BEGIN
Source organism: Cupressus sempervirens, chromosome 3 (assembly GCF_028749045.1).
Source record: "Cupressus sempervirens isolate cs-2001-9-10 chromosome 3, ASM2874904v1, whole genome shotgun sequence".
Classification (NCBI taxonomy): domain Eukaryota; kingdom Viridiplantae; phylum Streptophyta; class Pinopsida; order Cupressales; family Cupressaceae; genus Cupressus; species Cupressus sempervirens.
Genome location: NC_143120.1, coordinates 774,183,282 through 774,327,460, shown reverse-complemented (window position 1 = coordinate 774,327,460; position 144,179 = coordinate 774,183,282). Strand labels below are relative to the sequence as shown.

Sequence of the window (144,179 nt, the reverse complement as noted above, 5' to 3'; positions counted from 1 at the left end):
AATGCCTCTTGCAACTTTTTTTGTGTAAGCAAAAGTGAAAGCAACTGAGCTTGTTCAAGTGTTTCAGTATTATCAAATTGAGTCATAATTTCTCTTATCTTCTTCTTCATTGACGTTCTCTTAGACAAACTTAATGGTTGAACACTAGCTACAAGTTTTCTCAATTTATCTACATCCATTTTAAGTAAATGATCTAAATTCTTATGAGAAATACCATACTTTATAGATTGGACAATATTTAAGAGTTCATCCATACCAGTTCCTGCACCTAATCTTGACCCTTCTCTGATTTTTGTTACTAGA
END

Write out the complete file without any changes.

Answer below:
Source organism: Cupressus sempervirens, chromosome 3 (assembly GCF_028749045.1).
Source record: "Cupressus sempervirens isolate cs-2001-9-10 chromosome 3, ASM2874904v1, whole genome shotgun sequence".
Classification (NCBI taxonomy): domain Eukaryota; kingdom Viridiplantae; phylum Streptophyta; class Pinopsida; order Cupressales; family Cupressaceae; genus Cupressus; species Cupressus sempervirens.
Genome location: NC_143120.1, coordinates 774,183,282 through 774,327,460, shown reverse-complemented (window position 1 = coordinate 774,327,460; position 144,179 = coordinate 774,183,282). Strand labels below are relative to the sequence as shown.

Sequence of the window (144,179 nt, the reverse complement as noted above, 5' to 3'; positions counted from 1 at the left end):
AATGCCTCTTGCAACTTTTTTTGTGTAAGCAAAAGTGAAAGCAACTGAGCTTGTTCAAGTGTTTCAGTATTATCAAATTGAGTCATAATTTCTCTTATCTTCTTCTTCATTGACGTTCTCTTAGACAAACTTAATGGTTGAACACTAGCTACAAGTTTTCTCAATTTATCTACATCCATTTTAAGTAAATGATCTAAATTCTTATGAGAAATACCATACTTTATAGATTGGACAATATTTAAGAGTTCATCCATACCAGTTCCTGCACCTAATCTTGACCCTTCTCTGATTTTTGTTACTAGA